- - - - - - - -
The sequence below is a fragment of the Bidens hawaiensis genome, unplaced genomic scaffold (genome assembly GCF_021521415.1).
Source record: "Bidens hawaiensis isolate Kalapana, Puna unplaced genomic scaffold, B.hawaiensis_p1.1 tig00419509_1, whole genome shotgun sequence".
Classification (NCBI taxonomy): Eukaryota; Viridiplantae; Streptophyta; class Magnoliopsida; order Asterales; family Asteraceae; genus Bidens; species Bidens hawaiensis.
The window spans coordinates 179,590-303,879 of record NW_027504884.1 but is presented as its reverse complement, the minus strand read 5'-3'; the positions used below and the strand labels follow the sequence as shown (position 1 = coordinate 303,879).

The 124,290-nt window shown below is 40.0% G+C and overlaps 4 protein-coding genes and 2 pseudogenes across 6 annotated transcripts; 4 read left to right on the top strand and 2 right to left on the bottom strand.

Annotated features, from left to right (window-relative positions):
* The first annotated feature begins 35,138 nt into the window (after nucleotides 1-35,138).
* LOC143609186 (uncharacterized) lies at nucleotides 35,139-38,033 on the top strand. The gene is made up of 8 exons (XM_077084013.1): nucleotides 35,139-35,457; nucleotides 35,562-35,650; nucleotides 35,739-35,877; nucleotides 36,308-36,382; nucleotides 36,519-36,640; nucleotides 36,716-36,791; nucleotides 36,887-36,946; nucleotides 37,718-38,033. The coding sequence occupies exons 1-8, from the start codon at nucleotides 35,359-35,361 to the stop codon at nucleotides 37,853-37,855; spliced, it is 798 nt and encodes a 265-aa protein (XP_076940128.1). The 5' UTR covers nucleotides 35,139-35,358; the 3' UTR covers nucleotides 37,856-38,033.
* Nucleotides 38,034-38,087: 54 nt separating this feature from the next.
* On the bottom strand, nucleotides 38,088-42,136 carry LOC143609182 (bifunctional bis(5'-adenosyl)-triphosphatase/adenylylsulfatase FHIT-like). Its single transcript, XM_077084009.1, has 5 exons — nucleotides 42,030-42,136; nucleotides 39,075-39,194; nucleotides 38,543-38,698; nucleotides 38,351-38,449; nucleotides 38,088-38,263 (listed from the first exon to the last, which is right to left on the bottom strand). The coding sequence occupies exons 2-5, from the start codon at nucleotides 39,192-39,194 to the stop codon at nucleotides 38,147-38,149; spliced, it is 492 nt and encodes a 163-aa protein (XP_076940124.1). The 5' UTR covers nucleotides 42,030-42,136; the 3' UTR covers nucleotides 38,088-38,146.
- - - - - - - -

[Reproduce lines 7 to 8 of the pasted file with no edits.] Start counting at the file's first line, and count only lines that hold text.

* The first annotated feature begins 35,138 nt into the window (after nucleotides 1-35,138).
* LOC143609186 (uncharacterized) lies at nucleotides 35,139-38,033 on the top strand. The gene is made up of 8 exons (XM_077084013.1): nucleotides 35,139-35,457; nucleotides 35,562-35,650; nucleotides 35,739-35,877; nucleotides 36,308-36,382; nucleotides 36,519-36,640; nucleotides 36,716-36,791; nucleotides 36,887-36,946; nucleotides 37,718-38,033. The coding sequence occupies exons 1-8, from the start codon at nucleotides 35,359-35,361 to the stop codon at nucleotides 37,853-37,855; spliced, it is 798 nt and encodes a 265-aa protein (XP_076940128.1). The 5' UTR covers nucleotides 35,139-35,358; the 3' UTR covers nucleotides 37,856-38,033.